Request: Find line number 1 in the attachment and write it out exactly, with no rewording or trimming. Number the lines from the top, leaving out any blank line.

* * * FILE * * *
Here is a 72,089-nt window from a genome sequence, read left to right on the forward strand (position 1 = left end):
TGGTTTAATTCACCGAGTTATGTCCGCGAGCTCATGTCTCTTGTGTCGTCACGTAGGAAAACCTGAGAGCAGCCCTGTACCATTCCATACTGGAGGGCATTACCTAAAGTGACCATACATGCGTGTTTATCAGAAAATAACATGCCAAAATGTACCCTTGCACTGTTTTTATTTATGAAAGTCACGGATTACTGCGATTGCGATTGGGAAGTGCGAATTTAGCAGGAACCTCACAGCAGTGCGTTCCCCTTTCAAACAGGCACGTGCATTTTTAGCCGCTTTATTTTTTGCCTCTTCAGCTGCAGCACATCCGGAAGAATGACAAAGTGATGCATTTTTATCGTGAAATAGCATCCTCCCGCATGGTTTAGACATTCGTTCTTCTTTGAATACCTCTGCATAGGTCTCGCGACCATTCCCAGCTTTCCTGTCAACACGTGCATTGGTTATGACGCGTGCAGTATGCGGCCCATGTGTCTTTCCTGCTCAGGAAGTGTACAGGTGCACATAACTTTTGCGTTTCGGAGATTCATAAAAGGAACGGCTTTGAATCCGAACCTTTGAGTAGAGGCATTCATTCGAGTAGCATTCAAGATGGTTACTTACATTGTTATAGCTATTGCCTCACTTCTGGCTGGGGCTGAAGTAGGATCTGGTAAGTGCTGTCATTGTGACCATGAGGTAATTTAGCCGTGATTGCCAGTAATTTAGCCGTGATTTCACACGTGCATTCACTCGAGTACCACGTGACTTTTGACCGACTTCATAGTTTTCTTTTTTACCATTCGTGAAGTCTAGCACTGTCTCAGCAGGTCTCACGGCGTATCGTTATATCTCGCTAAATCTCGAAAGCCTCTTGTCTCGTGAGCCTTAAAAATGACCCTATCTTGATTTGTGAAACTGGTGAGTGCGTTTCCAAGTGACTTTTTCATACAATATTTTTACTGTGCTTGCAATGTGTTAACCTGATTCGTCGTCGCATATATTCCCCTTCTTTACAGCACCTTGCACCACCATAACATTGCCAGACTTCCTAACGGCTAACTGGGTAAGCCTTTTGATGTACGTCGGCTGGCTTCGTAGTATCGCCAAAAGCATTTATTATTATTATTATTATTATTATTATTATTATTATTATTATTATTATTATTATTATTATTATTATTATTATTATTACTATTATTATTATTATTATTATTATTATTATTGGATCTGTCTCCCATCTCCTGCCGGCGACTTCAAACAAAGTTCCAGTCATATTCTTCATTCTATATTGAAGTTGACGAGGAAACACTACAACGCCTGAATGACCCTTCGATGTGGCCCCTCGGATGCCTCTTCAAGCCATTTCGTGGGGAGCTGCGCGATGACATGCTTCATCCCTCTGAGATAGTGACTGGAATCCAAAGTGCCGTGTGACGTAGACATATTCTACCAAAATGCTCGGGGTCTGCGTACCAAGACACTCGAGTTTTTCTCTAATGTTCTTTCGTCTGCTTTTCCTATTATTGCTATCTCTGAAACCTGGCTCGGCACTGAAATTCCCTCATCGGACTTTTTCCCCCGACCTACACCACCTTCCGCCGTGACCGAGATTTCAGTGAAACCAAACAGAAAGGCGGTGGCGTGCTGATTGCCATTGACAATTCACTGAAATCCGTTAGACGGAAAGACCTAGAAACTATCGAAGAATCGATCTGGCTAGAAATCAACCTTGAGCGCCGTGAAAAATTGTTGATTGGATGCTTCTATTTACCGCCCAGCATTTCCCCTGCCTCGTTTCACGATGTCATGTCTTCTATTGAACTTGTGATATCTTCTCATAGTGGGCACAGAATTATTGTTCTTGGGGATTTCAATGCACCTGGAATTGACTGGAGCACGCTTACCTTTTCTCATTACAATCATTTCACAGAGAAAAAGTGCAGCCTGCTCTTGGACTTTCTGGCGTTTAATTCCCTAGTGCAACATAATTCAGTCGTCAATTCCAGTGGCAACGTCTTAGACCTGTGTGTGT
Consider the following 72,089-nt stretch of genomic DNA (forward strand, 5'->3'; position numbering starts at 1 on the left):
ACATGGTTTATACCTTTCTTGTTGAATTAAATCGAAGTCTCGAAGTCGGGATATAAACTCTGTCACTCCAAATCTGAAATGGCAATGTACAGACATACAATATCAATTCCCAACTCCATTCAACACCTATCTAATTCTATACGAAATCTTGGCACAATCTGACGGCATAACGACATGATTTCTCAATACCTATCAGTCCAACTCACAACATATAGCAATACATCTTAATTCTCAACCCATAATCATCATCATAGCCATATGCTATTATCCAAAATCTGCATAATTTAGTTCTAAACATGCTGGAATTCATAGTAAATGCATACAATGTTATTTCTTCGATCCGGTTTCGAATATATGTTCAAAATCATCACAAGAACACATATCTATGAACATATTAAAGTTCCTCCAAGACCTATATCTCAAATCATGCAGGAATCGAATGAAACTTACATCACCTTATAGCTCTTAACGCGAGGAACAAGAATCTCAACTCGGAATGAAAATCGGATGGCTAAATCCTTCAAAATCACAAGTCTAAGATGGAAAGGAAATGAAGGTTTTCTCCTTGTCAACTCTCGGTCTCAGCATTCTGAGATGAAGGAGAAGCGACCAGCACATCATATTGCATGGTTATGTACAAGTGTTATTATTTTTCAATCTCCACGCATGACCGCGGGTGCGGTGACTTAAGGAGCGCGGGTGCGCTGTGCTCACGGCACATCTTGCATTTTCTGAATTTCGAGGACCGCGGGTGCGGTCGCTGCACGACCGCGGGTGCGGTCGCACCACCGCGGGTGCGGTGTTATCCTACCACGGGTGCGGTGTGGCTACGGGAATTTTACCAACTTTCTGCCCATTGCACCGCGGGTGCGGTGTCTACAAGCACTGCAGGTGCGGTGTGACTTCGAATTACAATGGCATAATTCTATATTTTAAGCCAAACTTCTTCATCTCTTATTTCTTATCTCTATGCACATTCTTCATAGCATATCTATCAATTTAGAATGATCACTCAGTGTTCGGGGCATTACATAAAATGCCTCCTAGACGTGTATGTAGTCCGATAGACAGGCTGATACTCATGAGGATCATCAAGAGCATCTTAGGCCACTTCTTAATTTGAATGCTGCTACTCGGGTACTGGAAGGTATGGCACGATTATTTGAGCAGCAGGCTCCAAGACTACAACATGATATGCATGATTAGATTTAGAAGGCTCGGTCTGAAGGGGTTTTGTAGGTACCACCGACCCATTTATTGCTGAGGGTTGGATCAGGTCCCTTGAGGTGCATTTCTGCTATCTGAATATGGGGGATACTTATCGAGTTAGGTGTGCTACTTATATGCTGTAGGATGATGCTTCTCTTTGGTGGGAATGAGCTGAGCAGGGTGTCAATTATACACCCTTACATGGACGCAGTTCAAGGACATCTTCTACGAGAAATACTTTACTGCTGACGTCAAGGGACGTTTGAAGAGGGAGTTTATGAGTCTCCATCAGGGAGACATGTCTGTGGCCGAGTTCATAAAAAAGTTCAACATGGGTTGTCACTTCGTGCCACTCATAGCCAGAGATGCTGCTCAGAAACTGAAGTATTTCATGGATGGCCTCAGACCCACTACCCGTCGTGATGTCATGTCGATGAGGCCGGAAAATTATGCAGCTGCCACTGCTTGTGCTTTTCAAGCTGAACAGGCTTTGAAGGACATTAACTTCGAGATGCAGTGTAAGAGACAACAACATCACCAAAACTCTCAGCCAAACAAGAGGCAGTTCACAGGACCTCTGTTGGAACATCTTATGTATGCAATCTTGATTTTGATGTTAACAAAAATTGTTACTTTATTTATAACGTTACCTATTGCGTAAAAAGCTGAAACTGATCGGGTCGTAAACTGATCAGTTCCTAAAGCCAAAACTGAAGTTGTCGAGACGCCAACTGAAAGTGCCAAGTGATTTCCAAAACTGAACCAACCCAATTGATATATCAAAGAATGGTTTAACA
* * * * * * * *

Here is a 72,089-nt window from a genome sequence, read left to right on the forward strand (position 1 = left end):